First Jamming Jean Concert Delights the Crowd!

Updated: Jun 27, 2019

The Jamming Jean Concert on Sept. 21 welcomed over 300 guests for an evening of jubilant music, delicious food, and a cash bar. The Levy Senior Center Foundation thanks the Heirs of Joy for successfully kicking off the new, free Jamming Jean Concert Series!



The Heirs of Joy, a well-known local gospel group, performed on Sept. 21 at a free concert sponsored by the Levy Senior Center Foundation held at the Levy Senior Center, 300 Dodge Ave., to kick off their new Jamming Jean Musical Series. The Maple Room was packed as the audience sang along, swayed and danced to the music. It was a joyous evening for the crowd that attended.

The creator and musical director behind The Heirs of Joy is Vernon Clark. He grew up in a religious home in Portsmouth, Va., the youngest in a family of eight children. Church and music were always major parts of his life. He says he does not remember a time when he was not singing or playing the piano. His musical ability, Mr. Clark says, “It is a gift from God that has been with me since birth. I’ve been privileged to walk in my passions. [I feel like] I’ve never had a job.”


Motivated by the desire to reach more people, especially teens and at-risk youth, Mr. Clark enrolled in a Master’s degree program in musical education at Northwestern University, graduating in 1982. He continued with his ministry while in graduate school.

For several years in the 1980s he served as the Minister of Music at Mt. Zion Church in Evanston, before moving to First Church of God Christian Life Center (FCGCLC), where he was part of the ministry for nearly 20 years. Classically trained but with no interest in pursuing an operatic career, Clark was often recruited to sing outside the church, including once at Comiskey Park.

In 1987 Mr. Clark started teaching at Evanston Township High School. There he and Jill Korshak, another ETHS teacher, created an innovative program called Students in Transition (SIT) to address the needs of students who were at risk of failing or dropping out. The program was a success and is still in place more than 30 years later.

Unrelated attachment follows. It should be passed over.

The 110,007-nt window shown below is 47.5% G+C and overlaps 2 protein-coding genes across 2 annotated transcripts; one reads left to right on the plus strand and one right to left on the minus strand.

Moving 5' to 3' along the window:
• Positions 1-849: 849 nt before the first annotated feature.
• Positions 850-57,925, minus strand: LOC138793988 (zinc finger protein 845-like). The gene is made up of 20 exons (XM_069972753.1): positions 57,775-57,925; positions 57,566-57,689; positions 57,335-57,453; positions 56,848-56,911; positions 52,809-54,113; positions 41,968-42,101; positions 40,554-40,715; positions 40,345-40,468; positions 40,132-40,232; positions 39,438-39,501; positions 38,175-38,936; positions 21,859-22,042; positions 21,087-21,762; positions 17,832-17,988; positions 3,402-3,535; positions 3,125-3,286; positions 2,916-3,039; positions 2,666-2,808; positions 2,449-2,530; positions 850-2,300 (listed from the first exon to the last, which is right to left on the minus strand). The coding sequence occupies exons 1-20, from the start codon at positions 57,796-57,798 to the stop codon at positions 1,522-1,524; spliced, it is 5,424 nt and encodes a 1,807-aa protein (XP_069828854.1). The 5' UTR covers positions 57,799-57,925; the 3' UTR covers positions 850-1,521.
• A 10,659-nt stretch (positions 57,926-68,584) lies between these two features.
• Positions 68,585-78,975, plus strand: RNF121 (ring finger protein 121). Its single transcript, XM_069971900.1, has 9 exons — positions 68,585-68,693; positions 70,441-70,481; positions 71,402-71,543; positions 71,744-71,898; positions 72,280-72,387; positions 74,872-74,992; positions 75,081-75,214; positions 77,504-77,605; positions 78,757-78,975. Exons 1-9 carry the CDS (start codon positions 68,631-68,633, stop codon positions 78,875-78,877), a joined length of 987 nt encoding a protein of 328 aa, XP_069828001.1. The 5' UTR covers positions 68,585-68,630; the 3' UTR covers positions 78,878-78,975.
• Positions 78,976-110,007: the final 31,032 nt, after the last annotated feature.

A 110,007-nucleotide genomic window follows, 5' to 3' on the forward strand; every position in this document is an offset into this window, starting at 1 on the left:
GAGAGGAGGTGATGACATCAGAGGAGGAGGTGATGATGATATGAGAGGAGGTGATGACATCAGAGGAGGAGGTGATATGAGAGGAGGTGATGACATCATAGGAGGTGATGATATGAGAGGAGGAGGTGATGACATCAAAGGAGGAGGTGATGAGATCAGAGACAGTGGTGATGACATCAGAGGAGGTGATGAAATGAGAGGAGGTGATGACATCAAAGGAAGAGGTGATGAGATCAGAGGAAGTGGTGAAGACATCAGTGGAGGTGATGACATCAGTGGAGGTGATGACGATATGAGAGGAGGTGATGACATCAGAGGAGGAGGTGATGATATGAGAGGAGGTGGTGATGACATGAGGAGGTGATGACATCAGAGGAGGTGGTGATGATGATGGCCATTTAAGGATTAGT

At ETHS, Mr. Clark developed a following. The kids adored him. He quickly acquired a reputation in the school as being the kind of teacher open to hearing students talk about anything. They trusted him and  regularly sought him for advice. Promotions followed him, and within the blink of an eye, he was looking back on a 30-year career. He left ETHS as Dean, Associate Principal for Educational Services.


Now Mr. Clark’s only paid job is as the music director at Second Baptist Church, a role he has had since 1999. Mr. Clark is also writing a musical called “Blu,” about the effects of bullying on a young person’s life. He is regularly asked to sing at weddings and sometimes even recruited for a funeral while the person is still alive. He conducts music workshops. And, of course, he sings with and serves as musical director for The Heirs of Joy.

The Heirs of Joy – their name comes from Scripture – was founded in 1986 and consists of 11-14 singers who love to perform gospel standards. The members belong to many different churches and have busy, active lives, but they still find time to rehearse twice a month. Together they perform about 30 times a year; many performances are local, but the group has also performed in other parts of the U.S. as well as internationally.

The Heirs of Joy and Vernon Clark continue to inspire and bring hope and encouragement through music.

This article, written by LSCF board member Wendi Kromash, was originally published in the Evanston RoundTable.


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